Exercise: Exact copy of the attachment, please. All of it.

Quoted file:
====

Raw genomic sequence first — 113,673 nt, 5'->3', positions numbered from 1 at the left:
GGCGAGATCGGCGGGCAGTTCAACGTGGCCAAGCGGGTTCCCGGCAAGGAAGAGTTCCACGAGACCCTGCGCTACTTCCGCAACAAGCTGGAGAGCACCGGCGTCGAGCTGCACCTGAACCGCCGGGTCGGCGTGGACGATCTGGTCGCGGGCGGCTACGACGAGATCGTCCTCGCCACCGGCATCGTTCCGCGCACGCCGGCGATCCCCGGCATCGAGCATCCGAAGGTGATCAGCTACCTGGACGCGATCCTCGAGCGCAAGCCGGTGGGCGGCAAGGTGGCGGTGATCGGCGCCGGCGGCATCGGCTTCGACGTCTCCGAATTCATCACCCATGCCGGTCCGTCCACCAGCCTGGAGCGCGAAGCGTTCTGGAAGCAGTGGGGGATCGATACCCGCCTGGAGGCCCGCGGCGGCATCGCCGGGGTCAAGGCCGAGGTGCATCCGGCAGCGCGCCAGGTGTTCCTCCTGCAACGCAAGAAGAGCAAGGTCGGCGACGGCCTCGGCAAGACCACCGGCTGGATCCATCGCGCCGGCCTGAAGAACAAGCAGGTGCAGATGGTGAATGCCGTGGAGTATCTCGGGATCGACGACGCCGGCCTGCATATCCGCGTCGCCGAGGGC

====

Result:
Raw genomic sequence first — 113,673 nt, 5'->3', positions numbered from 1 at the left:
GGCGAGATCGGCGGGCAGTTCAACGTGGCCAAGCGGGTTCCCGGCAAGGAAGAGTTCCACGAGACCCTGCGCTACTTCCGCAACAAGCTGGAGAGCACCGGCGTCGAGCTGCACCTGAACCGCCGGGTCGGCGTGGACGATCTGGTCGCGGGCGGCTACGACGAGATCGTCCTCGCCACCGGCATCGTTCCGCGCACGCCGGCGATCCCCGGCATCGAGCATCCGAAGGTGATCAGCTACCTGGACGCGATCCTCGAGCGCAAGCCGGTGGGCGGCAAGGTGGCGGTGATCGGCGCCGGCGGCATCGGCTTCGACGTCTCCGAATTCATCACCCATGCCGGTCCGTCCACCAGCCTGGAGCGCGAAGCGTTCTGGAAGCAGTGGGGGATCGATACCCGCCTGGAGGCCCGCGGCGGCATCGCCGGGGTCAAGGCCGAGGTGCATCCGGCAGCGCGCCAGGTGTTCCTCCTGCAACGCAAGAAGAGCAAGGTCGGCGACGGCCTCGGCAAGACCACCGGCTGGATCCATCGCGCCGGCCTGAAGAACAAGCAGGTGCAGATGGTGAATGCCGTGGAGTATCTCGGGATCGACGACGCCGGCCTGCATATCCGCGTCGCCGAGGGC